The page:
Monday, January 30, 2012

Jennbridge: More on LTC

Ever since I wrote the Losing Trick Count booklet last year I have been receiving reports from friends and readers that using LTC has improved their bidding and made their decisions easier.  Give it a try if you haven't already--your success will make you a believer! 

The main thing to remember is: don't use it until you have found a fit with partner in the bidding.

I have always found it especially valuable to use when I have a decision to make in the bidding, such as whether to invite game (or slam) or whether to accept a game invitation.  LTC provides a quick and accurate answer.  

Occasionally I hear about a hand where LTC doesn't work.  It's good to remember that LTC measures the number of tricks the partnership can expect to take most of the time.  It doesn't measure certain winners, but only the potential of the hand--the number of tricks the partnership can be expected to take.  It's not a panacea for all bidding problems, but is more accurate than other methods.

I used LTC while bidding this hand a couple of days ago in a pair game:

♦ A

At favorable vulnerability, partner dealt and opened 1♣.  RHO bid 1and it was my call.  As I liked my club fit and distribution, I made a negative double.  LHO passed and partner jumped to 2♠.  It went pass, pass and LHO balanced with 3, passed back to me.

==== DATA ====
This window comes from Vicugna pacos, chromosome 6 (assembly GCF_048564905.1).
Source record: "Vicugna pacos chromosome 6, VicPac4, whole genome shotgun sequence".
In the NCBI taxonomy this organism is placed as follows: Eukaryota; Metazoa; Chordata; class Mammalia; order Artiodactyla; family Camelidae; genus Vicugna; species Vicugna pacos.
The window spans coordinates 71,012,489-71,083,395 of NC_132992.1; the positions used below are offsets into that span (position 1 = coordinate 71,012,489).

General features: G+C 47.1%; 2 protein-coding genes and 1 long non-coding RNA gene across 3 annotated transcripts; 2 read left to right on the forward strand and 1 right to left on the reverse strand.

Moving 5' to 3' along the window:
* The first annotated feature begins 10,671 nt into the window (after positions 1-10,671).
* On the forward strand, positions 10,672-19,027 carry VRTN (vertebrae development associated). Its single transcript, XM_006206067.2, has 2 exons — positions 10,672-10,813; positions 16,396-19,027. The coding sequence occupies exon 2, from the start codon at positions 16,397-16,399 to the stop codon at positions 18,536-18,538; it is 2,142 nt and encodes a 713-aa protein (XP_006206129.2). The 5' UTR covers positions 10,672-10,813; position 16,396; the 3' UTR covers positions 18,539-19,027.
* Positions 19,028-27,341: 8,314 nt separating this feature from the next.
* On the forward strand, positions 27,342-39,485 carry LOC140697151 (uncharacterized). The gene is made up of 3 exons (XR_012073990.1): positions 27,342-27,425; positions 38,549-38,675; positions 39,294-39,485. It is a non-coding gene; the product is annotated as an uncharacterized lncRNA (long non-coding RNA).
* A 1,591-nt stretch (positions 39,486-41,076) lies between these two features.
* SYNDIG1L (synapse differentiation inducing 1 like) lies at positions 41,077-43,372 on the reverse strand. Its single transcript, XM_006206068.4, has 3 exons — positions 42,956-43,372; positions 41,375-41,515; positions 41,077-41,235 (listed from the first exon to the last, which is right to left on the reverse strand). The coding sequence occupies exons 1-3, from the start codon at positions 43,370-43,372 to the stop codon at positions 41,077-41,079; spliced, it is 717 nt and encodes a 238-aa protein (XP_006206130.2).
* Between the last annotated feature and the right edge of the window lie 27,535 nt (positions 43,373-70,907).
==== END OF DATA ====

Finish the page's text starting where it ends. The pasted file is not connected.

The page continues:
While I didn't have much of a hand, I now counted my losers as we had a known spade fit (and probably a club fit as well).  I added my 9 losers to the 6 losers partner showed with his jump to 2♠ and decided that we could probably make 3♠, so I bid it.  All passed.

♦ A


Partner had no trouble making the contract and actually made 4.  Plus 170 was a good score.  If I had only counted points I would have undoubtedly passed, but LTC helped me make the right decision.                

See you at the table!


Jo Ginsberg said...

Hi Jenn,

It seems to me that your partner, with about 5 1/2 losers him/herself should have done more than bid only 2S the first time, and should jump to 3S.

Jo Ginsberg

Jennifer Jones said...

Hi Jo,

Thanks--good point. I think he probably downgraded his DQ. Although he made 4 he said they could/should have held him to 3. West held AQ/Kxx/J10xxxx/xx.

Anonymous said...

Regarding LTC part 4, where you say a one-level overcall (6-8 losers) by partner should be answered by advancer by "invite game...with 7 or 8 losers". This is very possibly an 8 vs. 8 loser situation and should not be invited. Simply support overcaller until more is known.

John McCaslin, email: said...

My wife and I have carefully read your LTC series and have found them very helpful, IN SUIT BIDDING. However, we've found problems in contracts that end up in notrump, and we've noticed that the only discussion about notrump bidding in your first four articles is glancing references to it in Part 3. Obviously, LTC analysis favors suit bidding because shortness reduces loser count but does not help notrump contracts if both partners are short in a suit.

Please write DETAILED followon article(s) about how to use (AND NOT MIS-USE) LTC when notrump contracts are possible.

If you have time, we'd appreciate an email response about this.

Thank you,
John and Beth McCaslin